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Medications to Help Women Get Pregnant

by
author image Elizabeth Wolfenden
Elizabeth Wolfenden has been a professional freelance writer since 2005 with articles published on a variety of blogs and websites. She specializes in the areas of nutrition, health, psychology, mental health and education. Wolfenden holds a bachelor's degree in elementary education and a master's degree in counseling from Oakland University.
Medications to Help Women Get Pregnant
Many medications may help women struggling to conceive a baby. Photo Credit Ridofranz/iStock/Getty Images

Overview

Many women struggling to conceive a baby turn to fertility medications for help. Although many fertility medication options successfully promote healthy ovulation and increase the likelihood of conception, these medications can also cause multiple births and unwelcome side effects. Women should always talk to a doctor about potential risks before using any fertility medication.

Clomiphene

Clomiphene encourages the production of the hormones FSH and LH, which stimulate the growth of an ovarian follicle containing an egg. Although doctors often prescribe this medication for women with polycystic ovarian syndrome or other ovulation disorders, the medication improves fertility in normally ovulating women as well, notes MayoClinic.com. This makes the medication a first-line treatment for many cases of unexplained infertility.

Women usually take clomiphene orally in a pill form for five consecutive days in the beginning of their menstrual cycle, and ovulate five to 12 days after taking the last pill. Side effects of clomiphene may include stomach pain, swelling of the ovaries, headaches, fatigue, blurred vision, depression and weight gain. It also may cause ovarian cysts, notes the medical advisory board of BabyCenter.com, but this is rare. Women on clomiphene have a 10 percent chance of conceiving twins.

Gonadotropins

Unlike clomiphene, gonadotropins work by stimulating the ovary directly. A doctor usually prescribes gondotropins for women with polycystic ovarian syndrome, a luteal phase defect or who will be undergoing an assisted reproductive technology treatment. They also may prescribe this medication for women who did not respond well to clomiphene. Gondotropins typically cause women to produce several eggs simultaneously. Women take this medication through injections for a period of seven to 12 days in the beginning of their menstrual cycle. Side effects may include abdominal tenderness, fluid retention, bloating and weight gain. Some women may also find it difficult or unpleasant to give themselves injections. Women taking gonadotropins have a 10 to 40 percent of conceiving twins or more.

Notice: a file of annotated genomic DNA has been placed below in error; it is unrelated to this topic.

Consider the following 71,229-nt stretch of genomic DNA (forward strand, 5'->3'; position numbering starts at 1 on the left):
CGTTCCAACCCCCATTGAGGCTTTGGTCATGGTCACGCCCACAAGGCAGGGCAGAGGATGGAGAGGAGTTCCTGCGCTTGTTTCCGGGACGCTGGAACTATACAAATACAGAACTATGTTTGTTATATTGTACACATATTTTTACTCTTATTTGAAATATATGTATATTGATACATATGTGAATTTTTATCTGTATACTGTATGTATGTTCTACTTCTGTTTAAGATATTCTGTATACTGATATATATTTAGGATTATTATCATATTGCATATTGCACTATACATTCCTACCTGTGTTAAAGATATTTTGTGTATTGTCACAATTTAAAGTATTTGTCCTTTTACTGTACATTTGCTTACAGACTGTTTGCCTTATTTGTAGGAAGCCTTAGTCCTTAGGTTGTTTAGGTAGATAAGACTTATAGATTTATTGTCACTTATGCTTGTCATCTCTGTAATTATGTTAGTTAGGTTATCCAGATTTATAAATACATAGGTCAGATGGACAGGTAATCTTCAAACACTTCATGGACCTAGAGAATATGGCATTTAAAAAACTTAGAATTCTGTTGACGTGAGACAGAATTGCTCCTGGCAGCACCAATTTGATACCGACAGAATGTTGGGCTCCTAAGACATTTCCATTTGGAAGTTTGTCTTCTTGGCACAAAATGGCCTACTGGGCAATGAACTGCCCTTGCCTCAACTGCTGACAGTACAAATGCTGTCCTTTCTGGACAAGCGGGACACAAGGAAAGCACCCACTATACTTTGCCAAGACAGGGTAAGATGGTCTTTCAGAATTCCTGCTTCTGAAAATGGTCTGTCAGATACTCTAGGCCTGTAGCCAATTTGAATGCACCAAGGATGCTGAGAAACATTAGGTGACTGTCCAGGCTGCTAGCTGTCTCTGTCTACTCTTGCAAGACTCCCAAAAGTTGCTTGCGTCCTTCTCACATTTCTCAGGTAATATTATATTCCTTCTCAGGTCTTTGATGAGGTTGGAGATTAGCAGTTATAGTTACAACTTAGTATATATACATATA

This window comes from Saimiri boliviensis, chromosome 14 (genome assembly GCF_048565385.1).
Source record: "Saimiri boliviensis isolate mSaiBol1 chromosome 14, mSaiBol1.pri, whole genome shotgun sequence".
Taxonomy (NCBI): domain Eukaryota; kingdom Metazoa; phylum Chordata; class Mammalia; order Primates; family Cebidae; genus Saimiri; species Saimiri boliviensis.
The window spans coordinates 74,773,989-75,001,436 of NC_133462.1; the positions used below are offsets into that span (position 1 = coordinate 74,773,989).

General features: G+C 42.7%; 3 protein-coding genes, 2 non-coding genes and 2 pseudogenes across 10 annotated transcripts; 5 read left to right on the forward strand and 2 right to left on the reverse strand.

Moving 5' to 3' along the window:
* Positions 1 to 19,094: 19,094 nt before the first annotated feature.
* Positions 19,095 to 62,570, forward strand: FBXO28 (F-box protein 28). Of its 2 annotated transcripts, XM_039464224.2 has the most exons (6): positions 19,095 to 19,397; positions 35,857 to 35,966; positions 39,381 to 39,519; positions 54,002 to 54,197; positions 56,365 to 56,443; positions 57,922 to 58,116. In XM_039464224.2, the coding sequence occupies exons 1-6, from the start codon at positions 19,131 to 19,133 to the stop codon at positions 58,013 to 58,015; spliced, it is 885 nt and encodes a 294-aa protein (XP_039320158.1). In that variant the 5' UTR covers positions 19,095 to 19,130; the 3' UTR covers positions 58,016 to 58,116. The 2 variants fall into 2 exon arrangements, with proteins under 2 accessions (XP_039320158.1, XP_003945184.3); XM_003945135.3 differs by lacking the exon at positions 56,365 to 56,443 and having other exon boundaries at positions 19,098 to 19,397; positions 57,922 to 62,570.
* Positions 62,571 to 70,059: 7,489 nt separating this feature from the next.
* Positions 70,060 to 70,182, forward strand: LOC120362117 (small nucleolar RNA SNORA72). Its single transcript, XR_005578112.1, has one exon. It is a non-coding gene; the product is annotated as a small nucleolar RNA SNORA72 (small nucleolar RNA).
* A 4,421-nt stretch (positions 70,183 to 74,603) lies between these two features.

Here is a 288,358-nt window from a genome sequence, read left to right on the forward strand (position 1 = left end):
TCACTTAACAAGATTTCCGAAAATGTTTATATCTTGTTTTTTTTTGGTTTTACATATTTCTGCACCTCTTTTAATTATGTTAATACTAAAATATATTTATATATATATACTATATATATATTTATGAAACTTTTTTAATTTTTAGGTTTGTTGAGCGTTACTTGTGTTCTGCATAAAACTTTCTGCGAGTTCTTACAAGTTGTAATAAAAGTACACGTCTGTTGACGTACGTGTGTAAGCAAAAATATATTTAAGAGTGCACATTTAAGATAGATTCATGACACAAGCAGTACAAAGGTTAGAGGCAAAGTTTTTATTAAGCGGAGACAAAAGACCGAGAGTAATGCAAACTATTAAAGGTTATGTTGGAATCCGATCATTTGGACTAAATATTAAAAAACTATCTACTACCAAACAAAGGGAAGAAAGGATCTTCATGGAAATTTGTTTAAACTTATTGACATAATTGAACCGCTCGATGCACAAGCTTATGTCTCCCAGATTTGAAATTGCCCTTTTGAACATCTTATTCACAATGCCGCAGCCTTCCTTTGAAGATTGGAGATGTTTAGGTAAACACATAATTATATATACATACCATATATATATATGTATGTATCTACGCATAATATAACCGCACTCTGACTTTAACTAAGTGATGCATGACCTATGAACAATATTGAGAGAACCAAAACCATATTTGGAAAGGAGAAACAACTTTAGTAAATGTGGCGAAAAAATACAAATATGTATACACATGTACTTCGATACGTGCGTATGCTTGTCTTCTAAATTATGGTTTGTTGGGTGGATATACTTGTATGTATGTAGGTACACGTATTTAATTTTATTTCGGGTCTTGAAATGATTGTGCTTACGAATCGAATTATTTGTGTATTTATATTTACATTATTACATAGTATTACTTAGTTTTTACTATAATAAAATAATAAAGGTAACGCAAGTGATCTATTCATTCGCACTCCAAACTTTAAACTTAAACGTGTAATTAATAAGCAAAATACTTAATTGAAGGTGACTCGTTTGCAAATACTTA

Metformin

Women with polycystic ovarian syndrome often use the medication metformin to normalize insulin levels and make ovulation more likely to occur. When insulin levels become normal and stable, couples can try to conceive naturally or use another fertility intervention to increase the likelihood of conception. Possible side effects of metformin include weakness, mild nausea, diarrhea, stomach pain, gas, vomiting, headache or muscle pain, according to Drugs.com.

Bromocriptine

Doctors usually prescribe bromocriptine for women with ovulation problems due to a benign tumor in the pituitary gland. This medication comes in the form of a pill, and women can take it orally or vaginally. Women may need to take the medication for a few months before the prolactin level is within a normal range and they begin to ovulate normally. Once this occurs, couples can try to conceive naturally or use other fertility interventions. Side effects include nausea, dizziness, fatigue, diarrhea and headaches. The medical advisory board of BabyCenter.com notes that about 90 percent of women who take bromocriptine ovulate as long as they take the drug, and 65 percent to 85 percent of these women become pregnant.

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